When I was a little girl, you weren’t watching soccer on TV as much. Then, maybe you could stream some online. Now, it’s not just every four years. Heineken has really kind of helped unite so many people together to enjoy soccer every single day.
CS: How does it feel to be the first woman ambassador?
CL: I actually didn’t know that until I was doing some media for Heineken a few months ago and I was like, “Wow, no female has ever repped a beer company?” They said, “No, not on the level you’re at: a true ambassador.” That’s pretty remarkable. We females … we’re getting there.
CS: Food of any sort must play a lot into your routine. What’s your philosophy as far as diet goes?
CL: Diet has played a role. I think as a kid, you can get away with eating whatever you want. The older you get, at least the older I’ve gotten, the more conscious I’ve become of what I’m putting in my body. I’ve started to train harder. I’ve started to eat better. I’ve really just taken the whole health side of things in my career to another level.
But it’s important to feel good, to play good. And you have to make sure you’re getting enough sleep. You have to make sure you’re putting all the right things in your body. And for me, it’s been kind of a pivotal role in keeping me fit and lean and healthy. And I just feel a lot better eating clean.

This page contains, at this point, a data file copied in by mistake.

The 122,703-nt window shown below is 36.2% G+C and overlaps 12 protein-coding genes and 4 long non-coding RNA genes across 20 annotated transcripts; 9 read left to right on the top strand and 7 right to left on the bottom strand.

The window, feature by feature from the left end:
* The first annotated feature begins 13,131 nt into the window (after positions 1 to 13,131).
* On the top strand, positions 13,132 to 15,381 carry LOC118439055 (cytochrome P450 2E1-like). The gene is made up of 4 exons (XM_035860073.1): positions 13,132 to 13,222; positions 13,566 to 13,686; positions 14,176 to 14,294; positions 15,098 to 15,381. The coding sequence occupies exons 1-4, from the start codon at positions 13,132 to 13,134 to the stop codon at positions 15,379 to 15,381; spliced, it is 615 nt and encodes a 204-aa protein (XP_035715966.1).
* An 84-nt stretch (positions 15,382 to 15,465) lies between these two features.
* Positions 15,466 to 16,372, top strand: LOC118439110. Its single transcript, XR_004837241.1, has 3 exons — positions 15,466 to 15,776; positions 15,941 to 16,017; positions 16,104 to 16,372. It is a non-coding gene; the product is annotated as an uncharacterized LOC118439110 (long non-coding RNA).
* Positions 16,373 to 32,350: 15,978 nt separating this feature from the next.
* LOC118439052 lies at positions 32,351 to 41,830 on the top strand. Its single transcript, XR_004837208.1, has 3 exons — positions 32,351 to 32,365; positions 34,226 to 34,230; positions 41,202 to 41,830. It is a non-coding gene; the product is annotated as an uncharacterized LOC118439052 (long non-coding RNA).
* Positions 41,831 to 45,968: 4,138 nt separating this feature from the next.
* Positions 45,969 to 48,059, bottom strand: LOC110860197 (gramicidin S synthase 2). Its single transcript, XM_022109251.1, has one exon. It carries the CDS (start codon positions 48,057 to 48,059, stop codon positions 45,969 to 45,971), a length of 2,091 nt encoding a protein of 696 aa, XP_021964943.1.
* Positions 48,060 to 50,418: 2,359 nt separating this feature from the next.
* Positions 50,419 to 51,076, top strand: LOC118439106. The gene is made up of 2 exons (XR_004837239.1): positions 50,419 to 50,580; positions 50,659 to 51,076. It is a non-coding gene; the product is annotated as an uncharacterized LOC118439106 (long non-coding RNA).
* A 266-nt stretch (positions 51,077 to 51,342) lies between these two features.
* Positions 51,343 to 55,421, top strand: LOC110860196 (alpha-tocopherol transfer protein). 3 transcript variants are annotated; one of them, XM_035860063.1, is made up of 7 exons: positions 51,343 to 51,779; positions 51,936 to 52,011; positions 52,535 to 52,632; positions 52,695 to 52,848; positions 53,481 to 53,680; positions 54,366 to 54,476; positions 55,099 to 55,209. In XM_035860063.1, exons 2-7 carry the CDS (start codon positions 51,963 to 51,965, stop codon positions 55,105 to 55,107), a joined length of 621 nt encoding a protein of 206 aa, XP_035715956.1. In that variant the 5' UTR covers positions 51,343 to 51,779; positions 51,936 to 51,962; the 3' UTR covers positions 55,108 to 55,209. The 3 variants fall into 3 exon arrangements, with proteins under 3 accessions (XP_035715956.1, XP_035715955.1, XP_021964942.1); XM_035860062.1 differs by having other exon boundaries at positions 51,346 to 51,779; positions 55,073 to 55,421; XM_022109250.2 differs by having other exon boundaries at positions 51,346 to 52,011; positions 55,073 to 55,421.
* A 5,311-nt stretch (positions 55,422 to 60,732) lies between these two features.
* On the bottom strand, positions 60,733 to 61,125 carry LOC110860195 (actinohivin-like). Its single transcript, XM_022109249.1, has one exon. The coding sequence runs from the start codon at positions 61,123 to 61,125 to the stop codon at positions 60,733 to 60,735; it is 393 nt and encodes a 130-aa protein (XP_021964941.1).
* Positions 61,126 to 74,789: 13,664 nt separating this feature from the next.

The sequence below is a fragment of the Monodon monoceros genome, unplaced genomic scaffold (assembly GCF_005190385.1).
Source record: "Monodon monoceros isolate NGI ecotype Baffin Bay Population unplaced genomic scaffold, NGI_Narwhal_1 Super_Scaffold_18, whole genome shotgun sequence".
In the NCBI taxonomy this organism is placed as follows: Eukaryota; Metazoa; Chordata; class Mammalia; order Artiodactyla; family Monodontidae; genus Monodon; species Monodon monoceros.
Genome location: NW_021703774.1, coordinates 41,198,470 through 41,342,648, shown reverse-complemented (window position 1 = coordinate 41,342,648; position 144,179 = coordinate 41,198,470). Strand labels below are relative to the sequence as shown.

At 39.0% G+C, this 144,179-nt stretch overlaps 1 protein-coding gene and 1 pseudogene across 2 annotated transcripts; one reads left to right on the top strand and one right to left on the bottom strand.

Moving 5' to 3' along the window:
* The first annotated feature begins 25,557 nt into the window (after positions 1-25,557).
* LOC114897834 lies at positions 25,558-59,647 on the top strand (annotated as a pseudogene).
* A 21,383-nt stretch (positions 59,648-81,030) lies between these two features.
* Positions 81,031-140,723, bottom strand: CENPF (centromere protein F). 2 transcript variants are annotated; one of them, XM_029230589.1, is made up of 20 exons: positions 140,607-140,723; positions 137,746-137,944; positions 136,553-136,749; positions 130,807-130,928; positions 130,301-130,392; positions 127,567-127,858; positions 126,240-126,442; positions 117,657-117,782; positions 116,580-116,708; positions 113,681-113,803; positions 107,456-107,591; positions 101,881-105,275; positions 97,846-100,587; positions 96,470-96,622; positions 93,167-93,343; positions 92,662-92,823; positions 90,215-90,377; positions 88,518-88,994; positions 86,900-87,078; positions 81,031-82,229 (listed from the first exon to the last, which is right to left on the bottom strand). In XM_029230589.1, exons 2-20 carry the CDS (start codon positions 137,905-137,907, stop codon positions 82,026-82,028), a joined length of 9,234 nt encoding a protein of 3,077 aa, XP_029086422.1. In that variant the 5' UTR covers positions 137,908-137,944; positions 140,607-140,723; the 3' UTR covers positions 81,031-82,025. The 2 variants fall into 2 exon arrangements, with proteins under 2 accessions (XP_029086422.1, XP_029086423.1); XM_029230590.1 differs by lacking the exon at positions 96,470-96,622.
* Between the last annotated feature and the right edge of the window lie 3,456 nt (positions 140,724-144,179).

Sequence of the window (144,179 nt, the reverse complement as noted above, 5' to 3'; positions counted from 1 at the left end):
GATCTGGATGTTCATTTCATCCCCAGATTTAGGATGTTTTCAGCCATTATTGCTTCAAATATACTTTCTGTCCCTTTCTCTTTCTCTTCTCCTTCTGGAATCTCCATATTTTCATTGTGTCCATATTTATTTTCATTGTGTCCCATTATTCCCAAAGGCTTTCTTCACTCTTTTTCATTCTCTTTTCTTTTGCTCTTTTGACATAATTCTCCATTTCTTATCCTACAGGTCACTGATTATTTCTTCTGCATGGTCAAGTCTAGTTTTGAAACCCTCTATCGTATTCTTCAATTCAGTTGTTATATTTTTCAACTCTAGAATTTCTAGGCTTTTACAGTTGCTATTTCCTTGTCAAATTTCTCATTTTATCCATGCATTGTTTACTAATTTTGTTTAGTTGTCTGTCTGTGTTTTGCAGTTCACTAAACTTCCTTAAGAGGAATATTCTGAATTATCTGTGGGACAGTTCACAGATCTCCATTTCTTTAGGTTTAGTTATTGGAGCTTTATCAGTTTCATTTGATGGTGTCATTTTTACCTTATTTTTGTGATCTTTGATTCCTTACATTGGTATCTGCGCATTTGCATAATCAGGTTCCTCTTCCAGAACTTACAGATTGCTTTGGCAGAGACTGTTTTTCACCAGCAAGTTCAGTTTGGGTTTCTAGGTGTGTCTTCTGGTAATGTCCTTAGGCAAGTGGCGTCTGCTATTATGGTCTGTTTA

CS: How does your training cycle play into it?
CL: In an off-season, you kind of have to let yourself go a little bit. You can’t, at least I can’t, stay so regimented every single day for the whole year. You could drive yourself crazy, so everything in moderation. In the off-season, I tend to maybe have a cupcake or some fries or a burger. Like I said, moderation is key. It’s not every day.
As I start to get closer to a big event, I definitely start to become more conscious of what I’m putting in my body.
CS: What does a typical food day look like for you?
CL: I wake up and have, now since I’m kind of injured and not playing games, I’ll have an espresso to kind of kick-start my day. I don’t typically have coffee or anything like that while I’m competing because it’s a dehydrator.
I’ll have some egg whites, some avocado, some fresh fruit. For lunch, I’ll either do some salmon or some chicken with a salad and put a whole bunch of things in my salad. And then for dinner, it’s usually sautéed veggies with some sort of fish or the occasional red meat. Sometimes chicken. Maybe some yogurt, granola, and some nuts throughout the day to snack on.
CS: What about for competition days?
CL: I tend to keep it really light on game days. I don’t eat that much. I’ll have a typical breakfast and lunch and if it’s a night game, we usually have three meals before the game, I’ll keep that third meal before the game really light with some fruit. Then, 90 minutes out, I’ll have a banana and that’s it.
CS: You’re coming back from an injury. Can you walk us through how the healing process has been?
CL: Those first few days of waiting, not knowing what it was or how long I was going to be out, were kind of tough. I knew what I did, I just didn’t know the severity of it. Once I got the diagnosis of three to six weeks, you have to prepare your mind to kick your feet up, and relax a little bit.